Accounts Exercise

Make use of the Accounts library

Reading Time: 5 min

In the previous chapter, you learned about the Accounts Library, and you followed along with the associated learning unit tests, or created your own. In this chapter, you are going to:

  • Learn how to integrate Tokens and Accounts.
  • Describe how you can modify your project to make use of the accounts feature.

The project is still about a car token being issued and passed around. You also created an AtomicSale flow, which, keep in mind, has one serious unresolved issue: how to ensure that the buyer has properly expressed their intent to buy.

Let's see what the interaction between Tokens and Accounts means.

Using Tokens SDK With Accounts Library

As it turns out, the holder of a token is already of type AbstractParty, meaning it can be a Party, i.e. a node, or an AnonymousParty, i.e. a node without the identifying X500 name, or the given key of an account. In effect, tokens are ready to be used with accounts. That is not the case of the issuer. On the other hand, knowing the issuer is welcome.

Are the workflows safe, though?

If you decide that your flows are account-aware, don’t mix non-accounts with accounts, i.e. don’t mix assigning tokens to nodes with assigning tokens to accounts. We mentioned in the previous chapter that, as per the official documentation of the Accounts library, this could lead to unpredictable results when querying the vault for tokens. Instead, you could create a default account for each node in your network.

When it comes to vault queries, you may want your queries to be account aware. For instance, to calculate the balance of a certain account, use the approach below:

// Query vault for balance.
final QueryCriteria heldByAccount = new QueryCriteria.VaultQueryCriteria()
final QueryCriteria queryCriteria = QueryUtilitiesKt
        // Specify token type and issuer.
        .tokenAmountWithIssuerCriteria(shokenTypePointer, issuer)
        // Specify account.
        // Group by token type and aggregate.

final Vault.Page<FungibleToken> results = proxy.vaultQueryByCriteria(
        queryCriteria, FungibleToken.class);
final Amount<TokenType> totalBalance = QueryUtilitiesKt.rowsToAmount(
        shokenTypePointer, results);

Similarly, when you transfer or redeem tokens from a certain account, make sure that you supply a value for queryCriteria, which is an input parameter in both flows, otherwise the flows will consume any tokens of the requested token type. Meaning you will consume tokens that belong to other accounts. To fetch tokens that belong to a certain account:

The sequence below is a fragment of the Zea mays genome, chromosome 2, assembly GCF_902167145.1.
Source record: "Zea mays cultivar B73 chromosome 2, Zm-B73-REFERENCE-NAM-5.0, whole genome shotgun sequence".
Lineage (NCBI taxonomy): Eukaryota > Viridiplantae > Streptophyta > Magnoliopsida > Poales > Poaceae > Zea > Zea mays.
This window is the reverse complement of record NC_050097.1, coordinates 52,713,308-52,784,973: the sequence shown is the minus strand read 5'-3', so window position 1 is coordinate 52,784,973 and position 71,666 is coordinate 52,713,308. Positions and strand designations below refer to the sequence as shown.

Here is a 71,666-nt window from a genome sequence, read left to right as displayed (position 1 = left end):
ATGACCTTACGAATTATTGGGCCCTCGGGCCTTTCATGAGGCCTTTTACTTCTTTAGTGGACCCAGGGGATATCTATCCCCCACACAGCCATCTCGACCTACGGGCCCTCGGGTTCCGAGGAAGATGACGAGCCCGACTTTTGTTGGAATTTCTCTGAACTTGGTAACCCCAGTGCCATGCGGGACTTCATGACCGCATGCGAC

final QueryCriteria heldByAccount = new QueryCriteria.VaultQueryCriteria()

You will recall that Corda uses a UTXO (Unspent Transaction Output) model. So a state can either be fully consumed or not consumed at all. It cannot be consumed in part. With tokens, that translates to:

You must consume the full quantity of a token.

So, if Alice has only one token with quantity of 5 and wants to send Bob a quantity of 2, her token must be fully consumed as an input, and the transaction ought to have 2 outputs. One output token held by Bob with quantity 2, and one output token held by Alice with quantity 3, a.k.a. the remaining change.

Consume State
Consume State

You will also recall that both transfer and redeem flows have a changeHolder input parameter. If you leave it empty, it will default to the initiating node, which becomes a problem if you’re using accounts. Common sense would dictate that the change is given to the original holder. Because of this default behavior, you are advised to never use the default, and instead make the changeHolder explicit.

If you want, have a look at official integration tests between accounts and tokens.


The object of the exercise is to make your states and flows, account-able, account-safe and account-aware. These are different concerns.

The fungible and non-fungible tokens impose the issuer to be a Party, so there is no choice here. Likewise, EvolvableTokenType.maintainers are all Party.

Your tasks are as follows:

  • Update your states and contracts if applicable.
  • Update your high-level issue, move and redeem flows to be account-safe.
  • Create a version of your atomic sale that is account safe, and that does not care about accounts.
  • Create another version of your atomic sale that is account aware, in the sense that, the seller, the buyer or both are identified as AccountInfo or as UUID.
  • Unit tests!


In the next chapter you will be presented with example solutions. No peeking.

support icon

Get 3 months access to the authors and experts who created this training.

  • Expert instructors will review your code and help you to refine it.
  • One-on-one support and mentoring from expert instructors.
  • Collaboration with fellow students in a dedicated Training Slack channel.
Discuss on Slack
Rate this Page
Would you like to add a message?
Thank you for your Feedback!